Imagine a story

I’ve been interested in storytelling as a business tool since I attended a seminar on knowledge management about 15 years ago. One of the speakers was Dave Snowden, who was then head of knowledge management at IBM. Snowden spoke about storytelling as “an old skill in a new context” with specific applications for improving knowledge management. Knowledge management had become a big issue in the 1990s in response to a growing recognition that intellectual capital and other intangibles were rapidly becoming core organisational assets.

But knowledge management systems were often complex and inflexible, and Snowden was among a group of practitioners who recognized that stories can convey complex meanings across organisations, cultures and even language barriers much more effectively than databases and search strings. Once they started looking it was apparent that organisations were already full of stories. There were stories about how the boss got her job, why the guy in accounts resigned, the state of the food in the canteen, last year’s office party and so on. And whether these stories were official or unofficial, flattering or rude, true or false, fragmentary or purposeful, they were important to the people who shared them, and therefore to the organisation as a whole.

Meanwhile, another knowledge management professional, Steve Denning, was pursuing a similar path to Dave Snowden, but in the World Bank. Denning was using storytelling specifically to convey the potential benefits of a relatively new digital knowledge management system called the World Wide Web. One story in particular led to a big increase in the success Denning was having in persuading the Bank’s leadership about the value of the web, and that led him to analyze the story’s attributes. He went on to develop a theory about ‘springboard stories’ and in 2001 published The Springboard: How storytelling ignites action in knowledge-era organisations.

In January 2002, soon after the book came out, Denning gave a talk on storytelling at the Royal Society of Arts in London, where I was Head of Marketing and Communications. I was intrigued by what he said, because at that time we were starting to think about a big anniversary that the RSA was due to celebrate in 2004, and I thought a ‘springboard’ story would be a great way to engage the members, or Fellows as they’re known, with the anniversary events.

But I was also intrigued by the way he challenged the widely-held view that storytelling is the opposite of professional business communication. He said that “if somebody had asked me five years ago, ‘What’s important in knowledge?’ I’d have said that knowledge is solid and objective and direct and abstract and analytic. And if somebody has asked me about storytelling I would have said: “Storytelling? That’s nebulous and subjective and indirect and unscientific and basically not worth a damn.” Well, over the next five years, I found I had to unlearn most of what I was sure that I knew.”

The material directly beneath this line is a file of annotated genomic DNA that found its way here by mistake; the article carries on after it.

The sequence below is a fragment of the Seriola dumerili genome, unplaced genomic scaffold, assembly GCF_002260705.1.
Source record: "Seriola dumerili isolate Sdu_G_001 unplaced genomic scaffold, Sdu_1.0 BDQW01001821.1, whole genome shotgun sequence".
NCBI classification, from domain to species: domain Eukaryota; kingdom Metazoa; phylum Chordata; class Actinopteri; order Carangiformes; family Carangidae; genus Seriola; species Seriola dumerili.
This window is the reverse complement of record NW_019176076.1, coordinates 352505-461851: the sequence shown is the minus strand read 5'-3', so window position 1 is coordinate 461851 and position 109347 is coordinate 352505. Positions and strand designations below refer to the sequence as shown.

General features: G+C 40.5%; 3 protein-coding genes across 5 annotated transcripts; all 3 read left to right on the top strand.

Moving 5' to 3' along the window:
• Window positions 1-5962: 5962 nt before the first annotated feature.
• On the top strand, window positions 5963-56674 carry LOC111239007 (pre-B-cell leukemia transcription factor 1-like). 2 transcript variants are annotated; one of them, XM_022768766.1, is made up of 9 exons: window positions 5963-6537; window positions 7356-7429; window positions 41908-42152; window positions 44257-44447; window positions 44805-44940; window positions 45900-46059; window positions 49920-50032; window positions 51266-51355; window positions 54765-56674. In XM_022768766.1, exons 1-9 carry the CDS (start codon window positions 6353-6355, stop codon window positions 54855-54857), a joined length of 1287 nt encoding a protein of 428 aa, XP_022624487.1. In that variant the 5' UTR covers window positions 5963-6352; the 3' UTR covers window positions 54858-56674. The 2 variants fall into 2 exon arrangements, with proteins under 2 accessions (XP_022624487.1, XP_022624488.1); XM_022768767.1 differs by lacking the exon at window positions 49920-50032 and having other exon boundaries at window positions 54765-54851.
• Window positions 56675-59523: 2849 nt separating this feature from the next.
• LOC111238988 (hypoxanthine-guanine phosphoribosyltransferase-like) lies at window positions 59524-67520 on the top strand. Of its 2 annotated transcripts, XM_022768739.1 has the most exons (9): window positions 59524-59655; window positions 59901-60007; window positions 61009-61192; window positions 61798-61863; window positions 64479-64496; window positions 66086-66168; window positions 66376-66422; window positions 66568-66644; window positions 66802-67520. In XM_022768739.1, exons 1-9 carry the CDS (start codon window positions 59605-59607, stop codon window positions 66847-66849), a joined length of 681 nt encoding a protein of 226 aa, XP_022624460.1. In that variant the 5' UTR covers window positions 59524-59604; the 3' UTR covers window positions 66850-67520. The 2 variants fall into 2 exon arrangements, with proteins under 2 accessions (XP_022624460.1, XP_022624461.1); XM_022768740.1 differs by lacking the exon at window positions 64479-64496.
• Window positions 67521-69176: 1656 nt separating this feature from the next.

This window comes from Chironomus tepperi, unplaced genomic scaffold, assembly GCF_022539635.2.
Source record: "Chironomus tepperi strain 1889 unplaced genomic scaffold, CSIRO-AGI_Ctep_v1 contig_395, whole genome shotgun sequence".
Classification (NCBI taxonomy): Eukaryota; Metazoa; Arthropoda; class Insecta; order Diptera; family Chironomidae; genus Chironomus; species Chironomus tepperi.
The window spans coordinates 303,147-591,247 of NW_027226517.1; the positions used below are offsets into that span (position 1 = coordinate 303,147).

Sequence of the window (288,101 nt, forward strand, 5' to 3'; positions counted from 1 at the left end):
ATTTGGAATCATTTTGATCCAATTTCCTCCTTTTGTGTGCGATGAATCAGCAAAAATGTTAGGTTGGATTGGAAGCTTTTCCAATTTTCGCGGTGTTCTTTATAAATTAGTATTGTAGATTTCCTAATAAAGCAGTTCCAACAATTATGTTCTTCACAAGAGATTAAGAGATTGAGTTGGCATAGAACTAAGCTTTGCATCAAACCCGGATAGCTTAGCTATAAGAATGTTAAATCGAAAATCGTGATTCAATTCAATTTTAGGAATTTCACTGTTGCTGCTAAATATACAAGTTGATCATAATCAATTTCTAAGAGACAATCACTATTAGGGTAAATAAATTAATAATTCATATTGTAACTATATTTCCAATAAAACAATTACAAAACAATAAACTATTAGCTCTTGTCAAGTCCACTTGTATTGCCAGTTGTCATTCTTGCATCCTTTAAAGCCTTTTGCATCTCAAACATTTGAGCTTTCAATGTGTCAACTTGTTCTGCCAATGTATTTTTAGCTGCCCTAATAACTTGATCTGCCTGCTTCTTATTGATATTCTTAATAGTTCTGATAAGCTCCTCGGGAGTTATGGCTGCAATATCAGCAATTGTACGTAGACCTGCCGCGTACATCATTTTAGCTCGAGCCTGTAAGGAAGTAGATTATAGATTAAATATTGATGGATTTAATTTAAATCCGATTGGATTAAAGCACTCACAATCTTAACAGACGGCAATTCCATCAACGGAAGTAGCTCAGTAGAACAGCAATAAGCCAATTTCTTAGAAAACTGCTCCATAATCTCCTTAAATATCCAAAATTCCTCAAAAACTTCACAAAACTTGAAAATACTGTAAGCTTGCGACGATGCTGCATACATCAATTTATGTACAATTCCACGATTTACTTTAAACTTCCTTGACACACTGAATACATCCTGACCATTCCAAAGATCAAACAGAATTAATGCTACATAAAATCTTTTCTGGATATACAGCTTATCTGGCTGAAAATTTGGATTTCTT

In 2007 Hollywood producer Peter Guber also turned his attention to using stories for business purposes, writing an article for Harvard Business Review on The Four Truths of the Storyteller“An effective CEO,” Guber wrote, “uses an emotional narrative about the company’s mission to attract investors and partners, to set lofty goals, and to inspire employees. Sometimes, a well-crafted story can even transform a seemingly hopeless situation into an unexpected triumph.”

He then shares a story about how he used a story to persuade Fidel Castro, no less, to allow his film crew to shoot some footage underwater in Havana harbour. This prompted Guber to think about how “storytelling can be used to get people’s help carrying out your goals and ultimately to inspire business success”. He subsequently published Tell to Win: Connect, Persuade and Triumph with the Hidden Power of Story. You can hear in the book’s title, and in the preceding quotes that Guber’s concept of the value of stories in a business setting is highly instrumental. In fact, his book jacket carries an endorsement from former US President Bill Clinton, which reads “Peter Guber masterfully demonstrates that telling purposeful stories is the best way to persuade, motivate and convince who you want to do what you need”.

In the social era that we now inhabit, storytelling is much more about collaboration than coercion (not to say that Guber – or Clinton, for that matter – advocated coercion). It is an essential tool for those who seek to create a synthesis of social purpose, innovation, and economic growth.


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